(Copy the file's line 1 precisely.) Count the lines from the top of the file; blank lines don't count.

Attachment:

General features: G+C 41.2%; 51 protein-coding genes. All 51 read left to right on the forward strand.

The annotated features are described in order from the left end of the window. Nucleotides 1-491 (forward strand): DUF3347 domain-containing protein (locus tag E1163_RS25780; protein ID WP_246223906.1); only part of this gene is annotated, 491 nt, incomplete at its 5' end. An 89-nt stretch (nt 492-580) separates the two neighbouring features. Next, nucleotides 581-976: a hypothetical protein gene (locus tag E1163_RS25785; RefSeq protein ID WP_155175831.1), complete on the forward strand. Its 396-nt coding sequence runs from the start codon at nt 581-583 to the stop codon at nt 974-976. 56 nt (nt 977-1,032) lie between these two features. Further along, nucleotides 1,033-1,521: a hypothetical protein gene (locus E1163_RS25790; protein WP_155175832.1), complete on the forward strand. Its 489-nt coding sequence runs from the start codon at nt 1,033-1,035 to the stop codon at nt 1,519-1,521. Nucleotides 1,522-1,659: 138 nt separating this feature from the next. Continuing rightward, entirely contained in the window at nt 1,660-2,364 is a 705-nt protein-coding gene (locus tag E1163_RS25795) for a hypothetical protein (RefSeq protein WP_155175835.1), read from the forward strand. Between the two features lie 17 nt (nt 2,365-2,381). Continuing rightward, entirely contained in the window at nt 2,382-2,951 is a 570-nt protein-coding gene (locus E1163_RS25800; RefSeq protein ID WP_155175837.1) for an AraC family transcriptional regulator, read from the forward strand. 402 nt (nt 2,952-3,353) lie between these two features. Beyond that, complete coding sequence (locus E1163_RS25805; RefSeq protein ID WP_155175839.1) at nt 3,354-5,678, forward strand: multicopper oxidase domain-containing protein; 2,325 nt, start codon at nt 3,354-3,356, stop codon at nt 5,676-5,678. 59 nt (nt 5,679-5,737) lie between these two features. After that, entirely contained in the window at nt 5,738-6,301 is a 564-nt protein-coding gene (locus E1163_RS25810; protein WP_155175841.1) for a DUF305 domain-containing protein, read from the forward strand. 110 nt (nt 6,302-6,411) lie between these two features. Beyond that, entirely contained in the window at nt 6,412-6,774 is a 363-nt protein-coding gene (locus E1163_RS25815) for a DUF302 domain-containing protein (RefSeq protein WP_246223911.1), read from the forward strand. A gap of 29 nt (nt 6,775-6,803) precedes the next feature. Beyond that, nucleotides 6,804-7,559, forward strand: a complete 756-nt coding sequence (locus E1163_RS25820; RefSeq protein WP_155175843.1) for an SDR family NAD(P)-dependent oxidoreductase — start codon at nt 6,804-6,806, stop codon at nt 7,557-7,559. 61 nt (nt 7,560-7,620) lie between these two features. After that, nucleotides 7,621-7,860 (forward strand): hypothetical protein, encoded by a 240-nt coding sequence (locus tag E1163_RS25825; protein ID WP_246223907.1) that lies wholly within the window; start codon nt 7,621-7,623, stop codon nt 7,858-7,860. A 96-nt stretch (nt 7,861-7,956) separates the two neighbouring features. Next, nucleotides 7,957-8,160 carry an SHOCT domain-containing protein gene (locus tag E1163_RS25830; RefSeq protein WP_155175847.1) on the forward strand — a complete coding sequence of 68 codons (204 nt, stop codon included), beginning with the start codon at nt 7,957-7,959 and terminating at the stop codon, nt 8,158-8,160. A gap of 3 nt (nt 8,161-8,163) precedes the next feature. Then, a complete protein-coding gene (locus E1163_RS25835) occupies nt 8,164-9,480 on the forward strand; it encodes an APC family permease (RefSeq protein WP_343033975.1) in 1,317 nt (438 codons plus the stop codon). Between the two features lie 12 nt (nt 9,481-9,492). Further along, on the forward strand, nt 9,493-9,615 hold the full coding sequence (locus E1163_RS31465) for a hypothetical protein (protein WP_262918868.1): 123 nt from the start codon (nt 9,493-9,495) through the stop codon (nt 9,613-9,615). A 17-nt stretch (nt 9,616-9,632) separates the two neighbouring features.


General features: G+C 41.2%; 51 protein-coding genes. All 51 read left to right on the forward strand.